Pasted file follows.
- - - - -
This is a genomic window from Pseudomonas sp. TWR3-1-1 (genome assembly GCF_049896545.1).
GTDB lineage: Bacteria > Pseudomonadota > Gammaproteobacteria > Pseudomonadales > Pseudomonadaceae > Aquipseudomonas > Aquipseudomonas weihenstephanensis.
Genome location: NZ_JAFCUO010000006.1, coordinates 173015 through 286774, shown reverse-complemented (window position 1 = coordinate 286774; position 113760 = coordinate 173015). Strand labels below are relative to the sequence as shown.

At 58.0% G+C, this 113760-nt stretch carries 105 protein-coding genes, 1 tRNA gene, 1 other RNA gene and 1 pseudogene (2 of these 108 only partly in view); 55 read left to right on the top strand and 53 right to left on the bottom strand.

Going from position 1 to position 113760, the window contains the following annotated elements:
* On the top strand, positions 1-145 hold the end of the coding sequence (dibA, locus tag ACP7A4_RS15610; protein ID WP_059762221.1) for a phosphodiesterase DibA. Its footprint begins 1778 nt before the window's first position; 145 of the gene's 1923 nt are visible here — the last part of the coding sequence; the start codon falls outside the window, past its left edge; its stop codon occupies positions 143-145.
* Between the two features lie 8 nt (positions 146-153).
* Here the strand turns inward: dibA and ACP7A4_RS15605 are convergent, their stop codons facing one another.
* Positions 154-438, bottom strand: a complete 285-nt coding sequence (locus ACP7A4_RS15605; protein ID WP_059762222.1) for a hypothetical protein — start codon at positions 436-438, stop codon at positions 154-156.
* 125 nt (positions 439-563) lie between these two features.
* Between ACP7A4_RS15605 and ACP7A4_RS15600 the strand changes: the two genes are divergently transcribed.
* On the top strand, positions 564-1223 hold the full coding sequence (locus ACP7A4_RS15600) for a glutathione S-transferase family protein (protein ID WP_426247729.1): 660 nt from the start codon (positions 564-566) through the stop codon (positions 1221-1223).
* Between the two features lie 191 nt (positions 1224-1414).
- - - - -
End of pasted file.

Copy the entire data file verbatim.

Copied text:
This is a genomic window from Pseudomonas sp. TWR3-1-1 (genome assembly GCF_049896545.1).
GTDB lineage: Bacteria > Pseudomonadota > Gammaproteobacteria > Pseudomonadales > Pseudomonadaceae > Aquipseudomonas > Aquipseudomonas weihenstephanensis.
Genome location: NZ_JAFCUO010000006.1, coordinates 173015 through 286774, shown reverse-complemented (window position 1 = coordinate 286774; position 113760 = coordinate 173015). Strand labels below are relative to the sequence as shown.

At 58.0% G+C, this 113760-nt stretch carries 105 protein-coding genes, 1 tRNA gene, 1 other RNA gene and 1 pseudogene (2 of these 108 only partly in view); 55 read left to right on the top strand and 53 right to left on the bottom strand.

Going from position 1 to position 113760, the window contains the following annotated elements:
* On the top strand, positions 1-145 hold the end of the coding sequence (dibA, locus tag ACP7A4_RS15610; protein ID WP_059762221.1) for a phosphodiesterase DibA. Its footprint begins 1778 nt before the window's first position; 145 of the gene's 1923 nt are visible here — the last part of the coding sequence; the start codon falls outside the window, past its left edge; its stop codon occupies positions 143-145.
* Between the two features lie 8 nt (positions 146-153).
* Here the strand turns inward: dibA and ACP7A4_RS15605 are convergent, their stop codons facing one another.
* Positions 154-438, bottom strand: a complete 285-nt coding sequence (locus ACP7A4_RS15605; protein ID WP_059762222.1) for a hypothetical protein — start codon at positions 436-438, stop codon at positions 154-156.
* 125 nt (positions 439-563) lie between these two features.
* Between ACP7A4_RS15605 and ACP7A4_RS15600 the strand changes: the two genes are divergently transcribed.
* On the top strand, positions 564-1223 hold the full coding sequence (locus ACP7A4_RS15600) for a glutathione S-transferase family protein (protein ID WP_426247729.1): 660 nt from the start codon (positions 564-566) through the stop codon (positions 1221-1223).
* Between the two features lie 191 nt (positions 1224-1414).